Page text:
Osiris: New Dawn (Early Access) Review – Into the Outer Reaches

Osiris: New Dawn
Fenix Fire

Unless you’ve been languishing under a rock for the past few years as a gamer, survival games are pretty much all the rage right now. And I get it—there’s something special that happens when game developers get the survival equation just right. Banding together with fellow survivors in a game’s digital world, gathering resources, building bases, fighting off human and AI opponents. There isn’t really anything else that can draw you in, than that primal urge to survive and the need for community in order to do so.

Going solo in survival games usually ends up with you being quickly toe-tagged. Therefore, teaming up with other human players (especially friends) is not only fun, but essential to long-term survivability. But so far, at least until very recently, survival games were mainly either of the survival horror or post-apocalyptic sorts. For the time being, at least, Facepunch Studio’s Rust has risen from the multitudinous ocean of the latter genre, and its gritty, band-together-or-die gameplay either attracts players to its rather unforgiving nature, or makes them rage-quit after being killed by other players, repeatedly.


But what about space? I’ve always wondered how developers would tackle the immensity of the vacuum. How could computers be able to map and model such vast areas? Well, we’re finally seeing just what computers are capable of. I’m sure that we all know that although No Man’s Sky was a commercial disaster, but at least it showed us how gigantic areas could be articulated within the digital realm. The equally recent space romp, Empyrion – Galactic Survival, smartly downscaled its environs to servers filled with no more than fifteen to twenty or so planetary bodies, max. Personally, some friends and I binged on Empyrion for several months straight since it was such an engaging experience. I intend to return to it once its developers add in more content.

Fellow indie gaming developer, Fenix Fire, has thrown its hat into the space opera ring. Their new game, titled Osiris: New Dawn, is certainly garnering lots of attention. I recently sat down to play Osiris, and was blown away, not only by its game play and design, but also its strong cinematic vibe. Therefore, it came as no surprise when I later learned that one of Fenix Fire’s primary inspirations was Ridley Scott’s The Martian. Your character can even find potatoes, and has to patch his suit during the beginning stages of each game.


Osiris is a game set in the near future of 2046, and humans have just discovered interstellar travel. Eager to explore the galaxy, the United Nations of Earth sent out an expeditionary team to find habitable planets. Of course, something goes terribly wrong, and instead, you crash-land on one of the moon’s orbiting an immense ringworld. In another nod to The Martian, the moon that you land on, Proteus II, looks eerily similar to the Red Planet.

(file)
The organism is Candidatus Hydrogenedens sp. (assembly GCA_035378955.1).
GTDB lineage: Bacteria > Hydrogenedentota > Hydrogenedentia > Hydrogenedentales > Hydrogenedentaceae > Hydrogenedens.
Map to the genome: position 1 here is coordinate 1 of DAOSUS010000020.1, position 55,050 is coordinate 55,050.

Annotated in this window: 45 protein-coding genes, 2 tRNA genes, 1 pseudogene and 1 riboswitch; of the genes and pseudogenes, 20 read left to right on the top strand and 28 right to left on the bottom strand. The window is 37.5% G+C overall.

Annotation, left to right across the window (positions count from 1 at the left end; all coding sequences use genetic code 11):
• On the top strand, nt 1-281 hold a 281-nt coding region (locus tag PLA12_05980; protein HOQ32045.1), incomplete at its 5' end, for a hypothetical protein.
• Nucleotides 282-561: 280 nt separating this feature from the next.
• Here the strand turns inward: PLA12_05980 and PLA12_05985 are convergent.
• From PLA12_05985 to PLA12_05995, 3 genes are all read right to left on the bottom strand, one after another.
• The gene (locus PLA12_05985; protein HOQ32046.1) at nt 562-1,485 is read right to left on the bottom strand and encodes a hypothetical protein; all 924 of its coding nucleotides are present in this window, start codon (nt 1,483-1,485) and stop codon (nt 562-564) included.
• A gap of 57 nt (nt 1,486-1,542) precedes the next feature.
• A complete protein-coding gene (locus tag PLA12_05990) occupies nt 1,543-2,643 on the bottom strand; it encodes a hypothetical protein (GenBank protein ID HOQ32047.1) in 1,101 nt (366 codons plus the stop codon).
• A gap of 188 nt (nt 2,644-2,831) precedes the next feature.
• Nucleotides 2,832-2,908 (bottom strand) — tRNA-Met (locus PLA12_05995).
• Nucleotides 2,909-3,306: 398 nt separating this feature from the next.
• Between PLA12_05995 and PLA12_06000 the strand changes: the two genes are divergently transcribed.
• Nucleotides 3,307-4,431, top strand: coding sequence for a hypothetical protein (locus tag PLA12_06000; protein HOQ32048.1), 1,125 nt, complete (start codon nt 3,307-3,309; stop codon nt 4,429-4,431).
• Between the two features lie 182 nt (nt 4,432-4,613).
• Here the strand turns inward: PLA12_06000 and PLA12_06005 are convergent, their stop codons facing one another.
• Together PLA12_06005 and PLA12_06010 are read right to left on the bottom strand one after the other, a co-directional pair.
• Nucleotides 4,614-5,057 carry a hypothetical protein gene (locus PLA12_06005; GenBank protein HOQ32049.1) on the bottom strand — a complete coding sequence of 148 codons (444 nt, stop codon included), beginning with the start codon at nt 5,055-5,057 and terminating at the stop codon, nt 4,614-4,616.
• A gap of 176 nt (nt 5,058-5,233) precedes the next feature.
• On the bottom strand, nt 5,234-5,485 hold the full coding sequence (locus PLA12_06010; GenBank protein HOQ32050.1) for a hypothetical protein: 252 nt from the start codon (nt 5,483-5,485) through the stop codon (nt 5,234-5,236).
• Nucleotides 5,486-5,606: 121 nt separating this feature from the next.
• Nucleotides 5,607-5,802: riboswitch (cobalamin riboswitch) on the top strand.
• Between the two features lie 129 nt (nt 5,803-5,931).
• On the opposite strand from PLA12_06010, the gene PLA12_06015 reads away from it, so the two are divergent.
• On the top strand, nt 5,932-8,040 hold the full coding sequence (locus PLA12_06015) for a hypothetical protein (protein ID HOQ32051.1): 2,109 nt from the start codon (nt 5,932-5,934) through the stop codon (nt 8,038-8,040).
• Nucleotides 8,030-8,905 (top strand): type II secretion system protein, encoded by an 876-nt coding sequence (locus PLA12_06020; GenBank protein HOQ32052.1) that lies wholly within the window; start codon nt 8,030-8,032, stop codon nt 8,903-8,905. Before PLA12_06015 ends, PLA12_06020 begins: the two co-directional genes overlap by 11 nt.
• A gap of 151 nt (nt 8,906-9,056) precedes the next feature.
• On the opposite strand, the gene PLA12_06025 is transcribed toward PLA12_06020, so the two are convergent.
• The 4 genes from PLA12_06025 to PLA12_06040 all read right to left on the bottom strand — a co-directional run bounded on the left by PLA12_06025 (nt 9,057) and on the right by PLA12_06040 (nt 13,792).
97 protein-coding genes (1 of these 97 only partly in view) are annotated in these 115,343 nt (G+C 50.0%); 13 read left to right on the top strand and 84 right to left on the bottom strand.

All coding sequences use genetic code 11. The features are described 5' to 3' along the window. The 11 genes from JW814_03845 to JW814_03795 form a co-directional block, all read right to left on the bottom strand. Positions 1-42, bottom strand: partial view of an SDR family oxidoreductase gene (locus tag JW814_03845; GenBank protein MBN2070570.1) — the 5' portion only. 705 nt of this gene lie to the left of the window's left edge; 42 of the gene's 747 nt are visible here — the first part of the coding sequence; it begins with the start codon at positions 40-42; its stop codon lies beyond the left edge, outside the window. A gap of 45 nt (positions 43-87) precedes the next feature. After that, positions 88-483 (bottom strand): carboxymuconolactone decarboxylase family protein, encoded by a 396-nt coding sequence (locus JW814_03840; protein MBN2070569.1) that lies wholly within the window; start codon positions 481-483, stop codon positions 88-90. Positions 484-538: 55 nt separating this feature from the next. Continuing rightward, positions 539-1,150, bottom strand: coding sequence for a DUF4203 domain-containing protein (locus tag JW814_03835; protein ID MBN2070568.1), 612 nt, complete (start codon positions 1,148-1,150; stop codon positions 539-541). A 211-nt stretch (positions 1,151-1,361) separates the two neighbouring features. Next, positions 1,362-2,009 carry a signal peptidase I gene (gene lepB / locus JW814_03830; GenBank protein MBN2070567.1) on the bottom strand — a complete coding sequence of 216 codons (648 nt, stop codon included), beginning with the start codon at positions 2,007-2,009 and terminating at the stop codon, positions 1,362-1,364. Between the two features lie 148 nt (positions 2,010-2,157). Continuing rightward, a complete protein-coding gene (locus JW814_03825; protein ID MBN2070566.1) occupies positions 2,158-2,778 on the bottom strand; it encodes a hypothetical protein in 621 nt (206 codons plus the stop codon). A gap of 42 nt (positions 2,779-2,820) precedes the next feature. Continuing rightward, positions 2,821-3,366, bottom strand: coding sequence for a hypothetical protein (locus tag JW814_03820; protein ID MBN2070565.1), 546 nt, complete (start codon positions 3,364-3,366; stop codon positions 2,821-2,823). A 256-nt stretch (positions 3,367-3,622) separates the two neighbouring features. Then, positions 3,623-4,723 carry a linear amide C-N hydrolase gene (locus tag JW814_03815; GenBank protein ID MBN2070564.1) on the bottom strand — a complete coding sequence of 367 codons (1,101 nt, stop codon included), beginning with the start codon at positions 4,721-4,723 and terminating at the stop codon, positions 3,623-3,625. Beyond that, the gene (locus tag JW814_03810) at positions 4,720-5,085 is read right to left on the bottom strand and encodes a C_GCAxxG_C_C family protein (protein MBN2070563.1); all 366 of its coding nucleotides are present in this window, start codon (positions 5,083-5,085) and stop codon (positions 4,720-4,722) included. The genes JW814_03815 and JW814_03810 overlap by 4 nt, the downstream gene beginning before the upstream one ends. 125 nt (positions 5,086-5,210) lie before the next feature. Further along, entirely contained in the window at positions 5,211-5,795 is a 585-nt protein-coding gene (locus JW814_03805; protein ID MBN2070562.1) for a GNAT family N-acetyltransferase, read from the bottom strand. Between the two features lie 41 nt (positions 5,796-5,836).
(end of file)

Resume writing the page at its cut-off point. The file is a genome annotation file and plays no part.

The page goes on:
From there, players must erect an inflatable dwelling, and begin harvesting resources in order to eventually build a fully-fledged habitat. You can also build vehicles and space ships once you have accrued enough of the components requires needed for them. You must also choose one of two factions to play as, the more officious United Nations of Earth, or the Outlanders, which are more space pirate-y. Throughout the game, whatever skills that you use you gain experience in. These can range from military, engineering, chemistry, zoology, botany, and many other fields.


One of the things that first struck me while playing Osiris, was its sense of atmosphere. Looking up into the sky, I could see the vast, ringed planet. More immediately, I noticed how dust and dirt blew around so realistically, from some of the storms that frequently break out on Proteus II. The alien critters that infest the moon are also beautifully rendered and scamper around utilizing totally different modes of locomotion. Sometimes, I caught myself looking at the indigenous lifeforms so much, that I didn’t notice until the last minute that they were attacking me.

Indeed, Proteus II is a gorgeous, but highly dangerous place to be, at least for humans. Not only do you have to watch out for other humans and alien creatures, but there are also environmental hazards, such as extreme variances in temperature, and even potentially calamitous meteor showers. As of this writing, Fenix Fire just recently dropped a massive update on us giddy gamers. The update contains a bunch of new content for Osiris, and even a brand new moon that players can explore, called Aziel.


Osiris’s graphics are very well done. The level of detail in the environments, lifeforms, character animations and models—they’re all simply stunning. Especially considering that they were created by a very small indie developer. The game also features some great sound effects, and some rousing musical scores, adding to its already strong cinematic sensibilities.

Osiris: New Dawn is off to a magnificent start—its maiden voyage is indeed intriguing. Six planets and sixteen moons are mapped out in the game’s future, and the developer is constantly toiling away at improving Osiris through a steady stream of updates and patches. I’d say that by next year, Osiris could very well be a viable contender for survival game of the year, if it continues along on its current upwards trajectory.


SCORE: 90%

Osiris: New Dawn offers highly detailed visuals that suit its science fiction theme. However, you have to have an equally fast gaming PC in order to play it at a decent framerate. So, you may just want to invest in a decent gaming rig:

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